1929: Rodgers and Hart's "Manhattan" from the musical I'll Take Manhattan asks the unanswerable question, “...Tell me what street compares with Mott Street In July? Sweet pushcarts gently gli-ding by.”
1941: Hal Borne's "Tenement Symphony", performed by Tony Martin in the Marx Brothers film The Big Store, draws its decidedly schmaltzy inspiration from diverse, densely-packed tenements: "The Cohens and the Kellys/The Campbells and Vermicellis/All form a part of my tenement symphony".
1978: "I Just Wanna Have Something to Do" by the Ramones may not directly reference the Lower East Side, but we'd be remiss if we didn't mention one of the many iconic punk bands who got their start at CBGB, a legendary club on the Bowery. An added bonus: this is probably the only song in history to rhyme "Second Avenue" with "chicken vindaloo".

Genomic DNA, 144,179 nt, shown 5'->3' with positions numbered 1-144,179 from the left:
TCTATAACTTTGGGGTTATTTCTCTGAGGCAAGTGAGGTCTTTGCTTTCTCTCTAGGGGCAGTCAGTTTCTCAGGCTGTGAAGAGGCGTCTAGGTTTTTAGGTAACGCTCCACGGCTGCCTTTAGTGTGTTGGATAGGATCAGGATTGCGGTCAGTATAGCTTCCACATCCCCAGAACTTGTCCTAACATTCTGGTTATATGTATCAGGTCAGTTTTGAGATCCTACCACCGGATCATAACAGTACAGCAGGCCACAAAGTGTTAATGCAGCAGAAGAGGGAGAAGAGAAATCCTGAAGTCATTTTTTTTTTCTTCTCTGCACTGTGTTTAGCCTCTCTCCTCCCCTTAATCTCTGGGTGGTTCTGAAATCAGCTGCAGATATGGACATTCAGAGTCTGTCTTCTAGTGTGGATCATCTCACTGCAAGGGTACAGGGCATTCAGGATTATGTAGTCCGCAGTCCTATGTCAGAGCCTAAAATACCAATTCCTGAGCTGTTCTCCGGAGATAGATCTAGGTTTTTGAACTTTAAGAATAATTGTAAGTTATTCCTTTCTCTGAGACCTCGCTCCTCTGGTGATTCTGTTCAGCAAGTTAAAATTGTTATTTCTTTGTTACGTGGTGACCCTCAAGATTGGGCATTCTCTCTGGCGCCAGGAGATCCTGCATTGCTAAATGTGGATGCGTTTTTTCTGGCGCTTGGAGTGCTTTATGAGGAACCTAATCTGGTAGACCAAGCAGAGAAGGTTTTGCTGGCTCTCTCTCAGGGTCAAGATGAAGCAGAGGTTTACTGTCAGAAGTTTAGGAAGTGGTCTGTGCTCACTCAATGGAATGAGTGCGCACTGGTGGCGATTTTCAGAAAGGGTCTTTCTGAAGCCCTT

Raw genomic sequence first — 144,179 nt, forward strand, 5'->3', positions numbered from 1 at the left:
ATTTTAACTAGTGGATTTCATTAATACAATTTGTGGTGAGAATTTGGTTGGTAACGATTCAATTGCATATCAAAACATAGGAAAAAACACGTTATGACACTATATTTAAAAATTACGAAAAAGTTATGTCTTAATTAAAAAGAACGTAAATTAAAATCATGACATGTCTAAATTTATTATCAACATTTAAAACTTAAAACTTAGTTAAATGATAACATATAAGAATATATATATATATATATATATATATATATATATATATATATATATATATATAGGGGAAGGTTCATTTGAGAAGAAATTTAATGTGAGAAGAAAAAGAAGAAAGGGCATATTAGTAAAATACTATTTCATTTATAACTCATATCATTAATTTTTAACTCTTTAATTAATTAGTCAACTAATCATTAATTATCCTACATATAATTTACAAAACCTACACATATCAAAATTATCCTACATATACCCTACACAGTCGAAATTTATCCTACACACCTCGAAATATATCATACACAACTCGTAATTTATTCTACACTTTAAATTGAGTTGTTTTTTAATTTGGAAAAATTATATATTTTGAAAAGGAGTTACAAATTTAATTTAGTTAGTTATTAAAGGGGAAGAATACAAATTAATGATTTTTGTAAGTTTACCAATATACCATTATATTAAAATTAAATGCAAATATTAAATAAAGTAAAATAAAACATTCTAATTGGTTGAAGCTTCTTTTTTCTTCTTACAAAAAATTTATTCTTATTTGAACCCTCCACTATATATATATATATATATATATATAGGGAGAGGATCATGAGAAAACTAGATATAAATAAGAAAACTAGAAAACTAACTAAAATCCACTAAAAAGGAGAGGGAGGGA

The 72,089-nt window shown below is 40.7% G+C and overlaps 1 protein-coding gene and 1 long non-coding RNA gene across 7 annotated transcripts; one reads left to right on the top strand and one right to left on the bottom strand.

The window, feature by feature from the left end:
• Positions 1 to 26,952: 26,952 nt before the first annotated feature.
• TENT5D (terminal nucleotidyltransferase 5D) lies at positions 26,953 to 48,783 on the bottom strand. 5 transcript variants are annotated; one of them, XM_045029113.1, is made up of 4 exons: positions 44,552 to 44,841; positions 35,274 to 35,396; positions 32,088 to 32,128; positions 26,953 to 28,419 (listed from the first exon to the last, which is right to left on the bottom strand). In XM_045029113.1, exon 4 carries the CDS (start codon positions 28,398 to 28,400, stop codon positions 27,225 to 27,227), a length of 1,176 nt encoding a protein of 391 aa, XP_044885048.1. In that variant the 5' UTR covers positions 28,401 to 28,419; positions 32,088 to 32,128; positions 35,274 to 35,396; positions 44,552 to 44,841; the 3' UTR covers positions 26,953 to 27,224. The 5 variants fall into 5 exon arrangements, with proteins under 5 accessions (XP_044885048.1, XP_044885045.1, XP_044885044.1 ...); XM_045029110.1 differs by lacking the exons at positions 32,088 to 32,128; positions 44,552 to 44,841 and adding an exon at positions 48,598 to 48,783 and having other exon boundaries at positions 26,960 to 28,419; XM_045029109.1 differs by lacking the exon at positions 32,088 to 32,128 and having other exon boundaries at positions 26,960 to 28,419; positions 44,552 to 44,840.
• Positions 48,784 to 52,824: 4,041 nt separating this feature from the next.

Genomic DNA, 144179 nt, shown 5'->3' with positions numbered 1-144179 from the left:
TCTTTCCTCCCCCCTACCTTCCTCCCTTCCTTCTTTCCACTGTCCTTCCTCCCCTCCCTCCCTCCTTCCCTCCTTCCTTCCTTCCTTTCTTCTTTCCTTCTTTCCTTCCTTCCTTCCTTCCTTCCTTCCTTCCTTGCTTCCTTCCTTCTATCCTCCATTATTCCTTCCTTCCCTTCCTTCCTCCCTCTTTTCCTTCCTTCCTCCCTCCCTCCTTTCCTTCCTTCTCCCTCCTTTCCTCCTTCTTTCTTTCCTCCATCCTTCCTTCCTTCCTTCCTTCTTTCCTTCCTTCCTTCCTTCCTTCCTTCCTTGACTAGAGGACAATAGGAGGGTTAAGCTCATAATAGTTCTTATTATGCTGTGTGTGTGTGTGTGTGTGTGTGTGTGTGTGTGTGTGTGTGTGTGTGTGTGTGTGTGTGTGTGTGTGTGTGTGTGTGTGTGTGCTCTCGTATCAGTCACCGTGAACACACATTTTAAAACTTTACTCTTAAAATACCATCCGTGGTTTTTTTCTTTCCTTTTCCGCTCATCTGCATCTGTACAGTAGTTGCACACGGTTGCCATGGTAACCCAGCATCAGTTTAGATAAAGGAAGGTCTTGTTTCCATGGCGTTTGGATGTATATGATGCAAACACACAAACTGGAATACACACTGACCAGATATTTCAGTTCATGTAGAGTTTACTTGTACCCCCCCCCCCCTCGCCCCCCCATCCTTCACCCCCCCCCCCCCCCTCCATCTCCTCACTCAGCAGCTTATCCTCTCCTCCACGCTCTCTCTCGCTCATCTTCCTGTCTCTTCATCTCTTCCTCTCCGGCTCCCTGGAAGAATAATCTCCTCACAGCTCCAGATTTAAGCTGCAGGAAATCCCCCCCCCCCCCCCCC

|The Ramones on stage at CBGB|
1987: “Delancey St.” by Dana Dane, from the album Dana Dane With Fame, was on the vanguard of hip hop's love affair with designer labels, referencing both Gucci and Louis Vuitton.
2005: "The Luckiest Guy On The Lower East Side" by The Magnetic Fields is a "beauty and the beast song, from the perspective of the beast," from the album 69 Love Songs
2006: The instrumental jazz piece “Lower East Side Rock Jam”, from Christian Mcbride's Live at Tonic album adds an impressionistic element to our list.
2010: “Orchard Street” by Thurston Moore can be found on his solo album Demolished Thoughts. Moore is best known as one of the founding members of Sonic Youth--another influential band that played at CBGB in its early days.
|Thurston Moore performing with Sonic Youth|